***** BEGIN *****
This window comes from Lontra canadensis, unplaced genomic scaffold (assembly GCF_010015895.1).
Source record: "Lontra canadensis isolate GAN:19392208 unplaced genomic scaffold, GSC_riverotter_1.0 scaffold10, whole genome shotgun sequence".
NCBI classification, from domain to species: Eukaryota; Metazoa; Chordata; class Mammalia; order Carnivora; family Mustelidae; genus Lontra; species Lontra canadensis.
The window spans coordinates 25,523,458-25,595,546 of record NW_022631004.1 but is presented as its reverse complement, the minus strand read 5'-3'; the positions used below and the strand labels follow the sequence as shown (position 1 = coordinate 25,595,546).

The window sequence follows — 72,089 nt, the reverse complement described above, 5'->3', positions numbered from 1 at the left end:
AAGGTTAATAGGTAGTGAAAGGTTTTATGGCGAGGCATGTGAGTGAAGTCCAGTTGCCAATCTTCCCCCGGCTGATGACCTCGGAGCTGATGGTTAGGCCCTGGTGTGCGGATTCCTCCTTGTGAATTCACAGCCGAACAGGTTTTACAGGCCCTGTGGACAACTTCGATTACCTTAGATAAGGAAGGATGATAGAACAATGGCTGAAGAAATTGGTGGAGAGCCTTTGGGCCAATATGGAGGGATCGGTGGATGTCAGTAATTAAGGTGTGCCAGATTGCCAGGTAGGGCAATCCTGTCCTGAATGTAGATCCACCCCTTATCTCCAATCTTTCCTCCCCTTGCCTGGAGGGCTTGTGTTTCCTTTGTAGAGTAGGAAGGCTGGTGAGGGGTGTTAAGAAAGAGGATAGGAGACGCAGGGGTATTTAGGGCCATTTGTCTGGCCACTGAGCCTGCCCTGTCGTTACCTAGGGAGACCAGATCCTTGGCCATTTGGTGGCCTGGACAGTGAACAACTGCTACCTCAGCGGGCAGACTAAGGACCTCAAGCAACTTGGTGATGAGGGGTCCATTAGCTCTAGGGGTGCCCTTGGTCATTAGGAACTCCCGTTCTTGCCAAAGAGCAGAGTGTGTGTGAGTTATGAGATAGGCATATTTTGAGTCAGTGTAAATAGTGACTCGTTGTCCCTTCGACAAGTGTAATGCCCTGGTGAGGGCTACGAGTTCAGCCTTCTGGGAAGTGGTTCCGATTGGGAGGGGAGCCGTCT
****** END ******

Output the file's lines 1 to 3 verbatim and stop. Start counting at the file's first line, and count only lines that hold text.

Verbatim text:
This window comes from Lontra canadensis, unplaced genomic scaffold (assembly GCF_010015895.1).
Source record: "Lontra canadensis isolate GAN:19392208 unplaced genomic scaffold, GSC_riverotter_1.0 scaffold10, whole genome shotgun sequence".
NCBI classification, from domain to species: Eukaryota; Metazoa; Chordata; class Mammalia; order Carnivora; family Mustelidae; genus Lontra; species Lontra canadensis.